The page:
Yes, we Mallorcans have a great passion for music. And perched as we are on the Mediterranean, rhythms and instruments from Muslims, Gypsies, Jews, the Portuguese, and even the odd Cossack have reached Mallorca and combined there into a rich, crimson sauce.
What effect has flamenco music had on my island’s people? Let me describe my pre-school teacher to you. Flamenco music played constantly in her classroom.
She was a slender woman in a long ruffled dress, clicking castanets, twirling her shawl, and stamping the filigreed heels of her boots as she drilled us on the alphabet! How her eyes flashed as she stoked our fires of outrage and tutored us with such passion, many masterpieces of clay and fingerpainting were produced... ah, the memories.
At home, too, I was constantly exposed to the international musics. And even the most mundane of activities —learning about men’s fashion or finding the ideal way to pass a basketball between an opponent’s legs— was accompanied by clapping, finger snapping, and a music that, while savage, was a soothing poultice to my soul.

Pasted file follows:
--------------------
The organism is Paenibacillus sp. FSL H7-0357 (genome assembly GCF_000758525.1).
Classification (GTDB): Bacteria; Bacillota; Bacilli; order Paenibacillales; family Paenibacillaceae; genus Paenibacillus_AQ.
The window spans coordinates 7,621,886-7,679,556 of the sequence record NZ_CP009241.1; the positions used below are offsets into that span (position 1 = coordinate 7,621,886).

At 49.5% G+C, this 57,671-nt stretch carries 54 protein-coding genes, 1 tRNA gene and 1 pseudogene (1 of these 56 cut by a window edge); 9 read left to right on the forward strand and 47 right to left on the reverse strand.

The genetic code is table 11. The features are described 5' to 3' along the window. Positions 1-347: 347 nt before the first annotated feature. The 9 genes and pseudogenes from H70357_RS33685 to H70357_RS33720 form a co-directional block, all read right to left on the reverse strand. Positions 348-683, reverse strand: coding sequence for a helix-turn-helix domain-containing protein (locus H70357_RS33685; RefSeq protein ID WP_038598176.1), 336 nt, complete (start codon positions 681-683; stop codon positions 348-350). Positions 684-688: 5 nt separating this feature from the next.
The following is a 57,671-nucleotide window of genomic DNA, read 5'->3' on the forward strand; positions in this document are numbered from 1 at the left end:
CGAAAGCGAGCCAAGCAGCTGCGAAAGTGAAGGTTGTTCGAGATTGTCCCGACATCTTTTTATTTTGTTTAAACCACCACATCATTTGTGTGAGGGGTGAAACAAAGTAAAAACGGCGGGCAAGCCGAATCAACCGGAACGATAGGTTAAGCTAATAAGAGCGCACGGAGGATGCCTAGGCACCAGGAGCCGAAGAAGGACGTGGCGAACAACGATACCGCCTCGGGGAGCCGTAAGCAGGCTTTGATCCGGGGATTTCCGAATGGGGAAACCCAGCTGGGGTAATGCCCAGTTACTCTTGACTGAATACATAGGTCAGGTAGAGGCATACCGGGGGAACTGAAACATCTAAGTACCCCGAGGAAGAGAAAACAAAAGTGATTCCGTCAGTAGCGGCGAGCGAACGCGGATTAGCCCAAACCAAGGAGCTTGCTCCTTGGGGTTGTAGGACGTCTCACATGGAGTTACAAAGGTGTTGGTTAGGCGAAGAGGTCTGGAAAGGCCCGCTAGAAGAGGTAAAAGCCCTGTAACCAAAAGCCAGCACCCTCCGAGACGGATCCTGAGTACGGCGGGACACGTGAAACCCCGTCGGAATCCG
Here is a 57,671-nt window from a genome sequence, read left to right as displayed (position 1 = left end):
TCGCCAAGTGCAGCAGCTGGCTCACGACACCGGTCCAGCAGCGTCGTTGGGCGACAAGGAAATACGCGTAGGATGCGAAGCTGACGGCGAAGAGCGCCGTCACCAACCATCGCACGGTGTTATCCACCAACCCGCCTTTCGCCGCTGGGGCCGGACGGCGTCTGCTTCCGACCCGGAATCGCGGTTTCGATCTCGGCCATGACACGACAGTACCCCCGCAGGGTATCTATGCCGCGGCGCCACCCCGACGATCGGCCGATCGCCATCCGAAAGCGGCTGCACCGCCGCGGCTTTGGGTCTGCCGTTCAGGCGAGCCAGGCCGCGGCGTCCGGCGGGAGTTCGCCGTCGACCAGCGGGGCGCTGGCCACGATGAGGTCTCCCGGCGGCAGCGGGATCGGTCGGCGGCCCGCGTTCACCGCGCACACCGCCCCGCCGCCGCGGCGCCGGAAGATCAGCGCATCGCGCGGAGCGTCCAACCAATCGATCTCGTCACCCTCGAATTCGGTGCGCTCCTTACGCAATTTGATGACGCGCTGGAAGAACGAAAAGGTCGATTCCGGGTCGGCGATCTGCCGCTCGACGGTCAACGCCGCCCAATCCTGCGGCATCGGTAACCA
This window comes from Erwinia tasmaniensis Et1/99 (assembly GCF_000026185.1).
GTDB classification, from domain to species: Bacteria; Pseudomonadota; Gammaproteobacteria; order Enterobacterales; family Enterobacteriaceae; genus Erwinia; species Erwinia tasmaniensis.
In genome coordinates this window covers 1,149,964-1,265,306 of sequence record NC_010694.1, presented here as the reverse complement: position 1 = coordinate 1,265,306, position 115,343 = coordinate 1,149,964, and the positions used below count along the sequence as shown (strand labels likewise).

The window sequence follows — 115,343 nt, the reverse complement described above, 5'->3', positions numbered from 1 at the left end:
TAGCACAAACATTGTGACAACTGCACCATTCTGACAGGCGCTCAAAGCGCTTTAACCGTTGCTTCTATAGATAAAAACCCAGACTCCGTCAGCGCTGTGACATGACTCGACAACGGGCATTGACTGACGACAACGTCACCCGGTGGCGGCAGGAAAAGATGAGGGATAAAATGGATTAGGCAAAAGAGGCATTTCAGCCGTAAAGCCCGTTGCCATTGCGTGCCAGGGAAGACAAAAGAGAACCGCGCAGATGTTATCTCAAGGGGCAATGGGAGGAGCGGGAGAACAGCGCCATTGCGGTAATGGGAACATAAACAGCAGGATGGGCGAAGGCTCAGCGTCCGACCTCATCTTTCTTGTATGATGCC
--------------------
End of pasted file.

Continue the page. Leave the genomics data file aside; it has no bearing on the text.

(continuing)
And now for ¡Olé! For we Spaniards, a quiet audience is a dead one. When an athlete or flamenco performer takes a risk or touches our soul, we must express appreciation! Stamp your feet, make some noise… ¡Anda jaleo! Cry ¡olé!
Given all this, you can imagine my excitement upon arriving in the United States. Here is such a great variety of musicalities! So picture how I shuddered in revulsion at the harmonic travesties that my mates Martell Webster and Jerryd Bayless have tried to impose upon me.
Cry oy vey!
Cry oy vey!
Rudy foto from Fotoglif.